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NBC chief defends role in late-night debacle


Host Jay Leno answers a reporter's question during a panel for his upcoming television series "The Jay Leno Show" at the Television Critics Association Cable summer press tour in Pasadena, California August 5, 2009. REUTERS/Mario Anzuoni
Host Jay Leno answers a reporter's question during a panel for his upcoming television series "The Jay Leno Show" at the Television Critics Association Cable summer press tour in Pasadena, California August 5, 2009. REUTERS/Mario Anzuoni

LOS ANGELES (Reuters) - The NBC executive who has overseen the network's decline in recent years said on Monday he showed "guts" and "leadership" by shaking up the network's late-night programing -- a disastrous move that will likely send talk-show host Conan O'Brien to a rival broadcaster.

Jeff Zucker, the president and CEO of General Electric Co's NBC Universal entertainment unit, told PBS television interviewer Charlie Rose on Monday it was his job to take chances if he wanted to lift NBC out of the ratings mire.

"They don't all work out," Zucker said, according to a show transcript. "Nothing tried, nothing gained."

NBC's decision to boot ratings champ Jay Leno out of his "Tonight Show" perch and give the coveted 11:35 p.m. slot to "Late Night" host O'Brien set off a calamitous chain of events that has placed NBC management squarely in the crosshairs of the TV public and pundits.

An unhappy Leno was relegated to a five-night-a-week variety show at 10 p.m., a snub to the producers of prestige dramas that traditionally air in that slot. His ratings sank as soon as the show debuted in September, upsetting local affiliates because it affected viewership of their 11 p.m. newscasts. O'Brien's ratings also tanked.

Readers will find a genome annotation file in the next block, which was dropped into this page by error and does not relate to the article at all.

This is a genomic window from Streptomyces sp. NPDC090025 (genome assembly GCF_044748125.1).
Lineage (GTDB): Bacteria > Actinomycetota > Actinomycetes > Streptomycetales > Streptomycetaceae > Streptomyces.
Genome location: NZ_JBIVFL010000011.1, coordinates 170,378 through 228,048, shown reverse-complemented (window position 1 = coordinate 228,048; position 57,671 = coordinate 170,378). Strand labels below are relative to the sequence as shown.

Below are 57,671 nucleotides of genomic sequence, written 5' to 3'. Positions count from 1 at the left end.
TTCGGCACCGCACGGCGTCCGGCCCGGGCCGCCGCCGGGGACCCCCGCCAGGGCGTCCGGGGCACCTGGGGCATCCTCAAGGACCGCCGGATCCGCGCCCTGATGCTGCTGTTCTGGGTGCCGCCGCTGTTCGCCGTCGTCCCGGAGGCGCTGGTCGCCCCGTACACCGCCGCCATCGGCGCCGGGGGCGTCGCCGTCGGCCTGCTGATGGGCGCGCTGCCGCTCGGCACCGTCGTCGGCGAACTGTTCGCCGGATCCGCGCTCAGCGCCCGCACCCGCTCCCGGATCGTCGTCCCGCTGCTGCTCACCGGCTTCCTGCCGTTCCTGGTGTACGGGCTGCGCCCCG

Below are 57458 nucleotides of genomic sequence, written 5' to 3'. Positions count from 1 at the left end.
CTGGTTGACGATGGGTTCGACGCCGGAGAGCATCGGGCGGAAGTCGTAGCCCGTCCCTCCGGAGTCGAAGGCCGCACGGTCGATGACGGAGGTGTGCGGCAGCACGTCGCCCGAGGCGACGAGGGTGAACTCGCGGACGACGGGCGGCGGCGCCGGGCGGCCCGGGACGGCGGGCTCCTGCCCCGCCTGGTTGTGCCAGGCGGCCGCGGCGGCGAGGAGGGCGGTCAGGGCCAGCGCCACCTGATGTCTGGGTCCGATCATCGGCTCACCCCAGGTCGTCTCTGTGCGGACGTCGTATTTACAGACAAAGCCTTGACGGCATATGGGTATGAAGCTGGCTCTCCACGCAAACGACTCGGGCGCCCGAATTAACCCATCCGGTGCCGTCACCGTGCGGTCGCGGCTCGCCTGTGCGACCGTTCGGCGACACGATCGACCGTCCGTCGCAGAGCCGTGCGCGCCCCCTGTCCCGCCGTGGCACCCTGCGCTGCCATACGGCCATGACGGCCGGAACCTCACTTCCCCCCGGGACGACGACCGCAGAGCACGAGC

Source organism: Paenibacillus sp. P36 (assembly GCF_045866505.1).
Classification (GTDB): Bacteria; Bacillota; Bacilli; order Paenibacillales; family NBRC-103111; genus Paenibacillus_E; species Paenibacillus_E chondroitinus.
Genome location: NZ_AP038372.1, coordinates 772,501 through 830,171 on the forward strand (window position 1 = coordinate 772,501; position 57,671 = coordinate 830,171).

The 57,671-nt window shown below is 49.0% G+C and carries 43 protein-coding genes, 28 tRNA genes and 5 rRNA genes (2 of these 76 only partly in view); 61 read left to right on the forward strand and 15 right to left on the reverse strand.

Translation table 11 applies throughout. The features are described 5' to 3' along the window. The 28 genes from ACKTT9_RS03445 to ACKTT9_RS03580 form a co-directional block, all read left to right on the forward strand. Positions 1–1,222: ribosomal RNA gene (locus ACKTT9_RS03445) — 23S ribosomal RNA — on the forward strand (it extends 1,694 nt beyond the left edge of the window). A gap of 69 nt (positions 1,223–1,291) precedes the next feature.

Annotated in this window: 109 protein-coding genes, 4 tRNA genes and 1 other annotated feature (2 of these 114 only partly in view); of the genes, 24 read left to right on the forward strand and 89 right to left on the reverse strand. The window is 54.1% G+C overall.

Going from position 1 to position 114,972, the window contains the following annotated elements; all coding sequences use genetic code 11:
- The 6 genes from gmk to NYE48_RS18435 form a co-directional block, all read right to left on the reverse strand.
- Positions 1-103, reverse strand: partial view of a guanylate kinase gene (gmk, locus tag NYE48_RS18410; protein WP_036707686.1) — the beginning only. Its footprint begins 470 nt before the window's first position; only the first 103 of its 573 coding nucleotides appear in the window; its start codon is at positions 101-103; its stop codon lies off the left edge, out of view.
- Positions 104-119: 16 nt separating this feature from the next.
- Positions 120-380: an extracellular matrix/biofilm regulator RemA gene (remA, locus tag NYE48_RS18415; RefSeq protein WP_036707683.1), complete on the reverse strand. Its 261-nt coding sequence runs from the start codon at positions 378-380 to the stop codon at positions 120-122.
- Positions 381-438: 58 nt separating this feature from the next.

NBC announced on January 10 it was canceling Leno's show and returning him to the 11:35 p.m. slot. An angry O'Brien refused to move "The Tonight Show" back by 30 minutes and is negotiating an exit that could cost NBC more than $30 million.

Paradoxically, Zucker's shake-up was designed both to keep O'Brien at NBC and to save money.

"Obviously, in hindsight, you know, perfect information leads you to that conclusion -- that it was a mistake," Zucker told Rose. "And I think it's the sign of a leader to step up and say, you know, when something's not working, to have the guts to reverse it."

"Leadership is about taking chances and taking risks. And also, leadership is about acknowledging when they don't work."

Zucker has drawn sustained fire for years because NBC has struggled under his leadership.

The former breakfast-show producer took charge of NBC's entertainment programing in 2000 and was promoted to his current post in 2007. In all that time, NBC has failed to develop a hit akin to "Seinfeld" or "Friends" or "ER."

When Rose broached the topic of Zucker eventually being fired, Zucker said he was very proud of his work at NBC.

(Reporting by Dean Goodman; editing by Todd Eastham)

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